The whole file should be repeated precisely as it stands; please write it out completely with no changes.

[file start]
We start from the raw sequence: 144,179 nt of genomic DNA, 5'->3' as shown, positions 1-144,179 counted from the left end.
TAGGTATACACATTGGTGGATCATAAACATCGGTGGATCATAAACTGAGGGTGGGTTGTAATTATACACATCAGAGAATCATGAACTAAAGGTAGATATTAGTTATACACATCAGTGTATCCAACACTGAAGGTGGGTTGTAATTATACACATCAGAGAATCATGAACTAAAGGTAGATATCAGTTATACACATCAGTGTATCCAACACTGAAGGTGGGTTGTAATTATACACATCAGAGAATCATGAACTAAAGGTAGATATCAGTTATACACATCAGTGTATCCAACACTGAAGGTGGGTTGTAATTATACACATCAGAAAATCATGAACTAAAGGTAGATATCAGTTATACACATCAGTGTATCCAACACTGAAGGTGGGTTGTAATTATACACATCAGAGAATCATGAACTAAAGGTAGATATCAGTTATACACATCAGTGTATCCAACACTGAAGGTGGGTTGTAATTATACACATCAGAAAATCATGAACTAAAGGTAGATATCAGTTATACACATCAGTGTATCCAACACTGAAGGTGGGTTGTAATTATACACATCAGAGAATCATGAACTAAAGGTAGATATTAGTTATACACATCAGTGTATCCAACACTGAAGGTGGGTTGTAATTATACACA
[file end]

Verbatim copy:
We start from the raw sequence: 144,179 nt of genomic DNA, 5'->3' as shown, positions 1-144,179 counted from the left end.
TAGGTATACACATTGGTGGATCATAAACATCGGTGGATCATAAACTGAGGGTGGGTTGTAATTATACACATCAGAGAATCATGAACTAAAGGTAGATATTAGTTATACACATCAGTGTATCCAACACTGAAGGTGGGTTGTAATTATACACATCAGAGAATCATGAACTAAAGGTAGATATCAGTTATACACATCAGTGTATCCAACACTGAAGGTGGGTTGTAATTATACACATCAGAGAATCATGAACTAAAGGTAGATATCAGTTATACACATCAGTGTATCCAACACTGAAGGTGGGTTGTAATTATACACATCAGAAAATCATGAACTAAAGGTAGATATCAGTTATACACATCAGTGTATCCAACACTGAAGGTGGGTTGTAATTATACACATCAGAGAATCATGAACTAAAGGTAGATATCAGTTATACACATCAGTGTATCCAACACTGAAGGTGGGTTGTAATTATACACATCAGAAAATCATGAACTAAAGGTAGATATCAGTTATACACATCAGTGTATCCAACACTGAAGGTGGGTTGTAATTATACACATCAGAGAATCATGAACTAAAGGTAGATATTAGTTATACACATCAGTGTATCCAACACTGAAGGTGGGTTGTAATTATACACA